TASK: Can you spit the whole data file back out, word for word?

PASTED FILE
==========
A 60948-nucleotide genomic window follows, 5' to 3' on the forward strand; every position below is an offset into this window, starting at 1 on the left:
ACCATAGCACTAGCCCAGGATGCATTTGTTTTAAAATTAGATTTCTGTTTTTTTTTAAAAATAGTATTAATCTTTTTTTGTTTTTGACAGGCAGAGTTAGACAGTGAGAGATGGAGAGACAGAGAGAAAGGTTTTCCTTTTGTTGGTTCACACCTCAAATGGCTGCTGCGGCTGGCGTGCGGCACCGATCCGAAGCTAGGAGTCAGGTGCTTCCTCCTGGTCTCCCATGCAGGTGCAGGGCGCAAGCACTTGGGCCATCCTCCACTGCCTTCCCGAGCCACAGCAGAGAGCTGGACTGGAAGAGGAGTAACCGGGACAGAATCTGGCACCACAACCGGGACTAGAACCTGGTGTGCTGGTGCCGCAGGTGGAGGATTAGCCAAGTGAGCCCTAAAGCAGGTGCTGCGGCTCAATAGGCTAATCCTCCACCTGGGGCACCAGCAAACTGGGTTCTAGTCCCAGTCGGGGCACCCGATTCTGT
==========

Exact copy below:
A 60948-nucleotide genomic window follows, 5' to 3' on the forward strand; every position below is an offset into this window, starting at 1 on the left:
ACCATAGCACTAGCCCAGGATGCATTTGTTTTAAAATTAGATTTCTGTTTTTTTTTAAAAATAGTATTAATCTTTTTTTGTTTTTGACAGGCAGAGTTAGACAGTGAGAGATGGAGAGACAGAGAGAAAGGTTTTCCTTTTGTTGGTTCACACCTCAAATGGCTGCTGCGGCTGGCGTGCGGCACCGATCCGAAGCTAGGAGTCAGGTGCTTCCTCCTGGTCTCCCATGCAGGTGCAGGGCGCAAGCACTTGGGCCATCCTCCACTGCCTTCCCGAGCCACAGCAGAGAGCTGGACTGGAAGAGGAGTAACCGGGACAGAATCTGGCACCACAACCGGGACTAGAACCTGGTGTGCTGGTGCCGCAGGTGGAGGATTAGCCAAGTGAGCCCTAAAGCAGGTGCTGCGGCTCAATAGGCTAATCCTCCACCTGGGGCACCAGCAAACTGGGTTCTAGTCCCAGTCGGGGCACCCGATTCTGT